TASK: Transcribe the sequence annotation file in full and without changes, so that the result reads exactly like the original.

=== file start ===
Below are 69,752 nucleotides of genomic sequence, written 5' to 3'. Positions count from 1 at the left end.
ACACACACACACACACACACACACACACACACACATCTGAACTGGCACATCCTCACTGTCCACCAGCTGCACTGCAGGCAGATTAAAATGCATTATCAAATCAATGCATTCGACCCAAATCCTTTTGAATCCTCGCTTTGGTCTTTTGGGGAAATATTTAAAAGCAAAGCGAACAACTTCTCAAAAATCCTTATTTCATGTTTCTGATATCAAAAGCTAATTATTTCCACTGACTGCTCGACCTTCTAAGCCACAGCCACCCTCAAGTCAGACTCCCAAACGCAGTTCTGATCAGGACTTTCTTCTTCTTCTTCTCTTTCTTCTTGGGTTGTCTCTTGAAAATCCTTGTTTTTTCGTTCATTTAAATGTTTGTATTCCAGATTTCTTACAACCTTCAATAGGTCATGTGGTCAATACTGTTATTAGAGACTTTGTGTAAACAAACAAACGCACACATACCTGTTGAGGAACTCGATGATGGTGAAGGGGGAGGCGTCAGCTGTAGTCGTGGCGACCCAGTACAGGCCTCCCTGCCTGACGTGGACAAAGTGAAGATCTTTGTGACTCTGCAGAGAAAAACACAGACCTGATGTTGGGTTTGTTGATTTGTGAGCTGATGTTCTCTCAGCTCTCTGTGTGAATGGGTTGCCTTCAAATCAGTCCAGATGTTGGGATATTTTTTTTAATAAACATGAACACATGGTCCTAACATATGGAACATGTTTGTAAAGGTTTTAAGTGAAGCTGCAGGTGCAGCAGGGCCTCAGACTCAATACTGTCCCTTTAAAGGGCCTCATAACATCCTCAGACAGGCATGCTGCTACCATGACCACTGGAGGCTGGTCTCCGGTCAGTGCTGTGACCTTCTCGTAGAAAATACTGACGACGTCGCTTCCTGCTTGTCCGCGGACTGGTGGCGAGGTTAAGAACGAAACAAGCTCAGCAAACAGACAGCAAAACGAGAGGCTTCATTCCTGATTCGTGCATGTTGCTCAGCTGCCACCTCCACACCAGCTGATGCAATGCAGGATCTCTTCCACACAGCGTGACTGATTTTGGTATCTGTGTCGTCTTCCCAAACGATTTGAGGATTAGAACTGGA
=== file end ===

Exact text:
Below are 69,752 nucleotides of genomic sequence, written 5' to 3'. Positions count from 1 at the left end.
ACACACACACACACACACACACACACACACACACATCTGAACTGGCACATCCTCACTGTCCACCAGCTGCACTGCAGGCAGATTAAAATGCATTATCAAATCAATGCATTCGACCCAAATCCTTTTGAATCCTCGCTTTGGTCTTTTGGGGAAATATTTAAAAGCAAAGCGAACAACTTCTCAAAAATCCTTATTTCATGTTTCTGATATCAAAAGCTAATTATTTCCACTGACTGCTCGACCTTCTAAGCCACAGCCACCCTCAAGTCAGACTCCCAAACGCAGTTCTGATCAGGACTTTCTTCTTCTTCTTCTCTTTCTTCTTGGGTTGTCTCTTGAAAATCCTTGTTTTTTCGTTCATTTAAATGTTTGTATTCCAGATTTCTTACAACCTTCAATAGGTCATGTGGTCAATACTGTTATTAGAGACTTTGTGTAAACAAACAAACGCACACATACCTGTTGAGGAACTCGATGATGGTGAAGGGGGAGGCGTCAGCTGTAGTCGTGGCGACCCAGTACAGGCCTCCCTGCCTGACGTGGACAAAGTGAAGATCTTTGTGACTCTGCAGAGAAAAACACAGACCTGATGTTGGGTTTGTTGATTTGTGAGCTGATGTTCTCTCAGCTCTCTGTGTGAATGGGTTGCCTTCAAATCAGTCCAGATGTTGGGATATTTTTTTTAATAAACATGAACACATGGTCCTAACATATGGAACATGTTTGTAAAGGTTTTAAGTGAAGCTGCAGGTGCAGCAGGGCCTCAGACTCAATACTGTCCCTTTAAAGGGCCTCATAACATCCTCAGACAGGCATGCTGCTACCATGACCACTGGAGGCTGGTCTCCGGTCAGTGCTGTGACCTTCTCGTAGAAAATACTGACGACGTCGCTTCCTGCTTGTCCGCGGACTGGTGGCGAGGTTAAGAACGAAACAAGCTCAGCAAACAGACAGCAAAACGAGAGGCTTCATTCCTGATTCGTGCATGTTGCTCAGCTGCCACCTCCACACCAGCTGATGCAATGCAGGATCTCTTCCACACAGCGTGACTGATTTTGGTATCTGTGTCGTCTTCCCAAACGATTTGAGGATTAGAACTGGA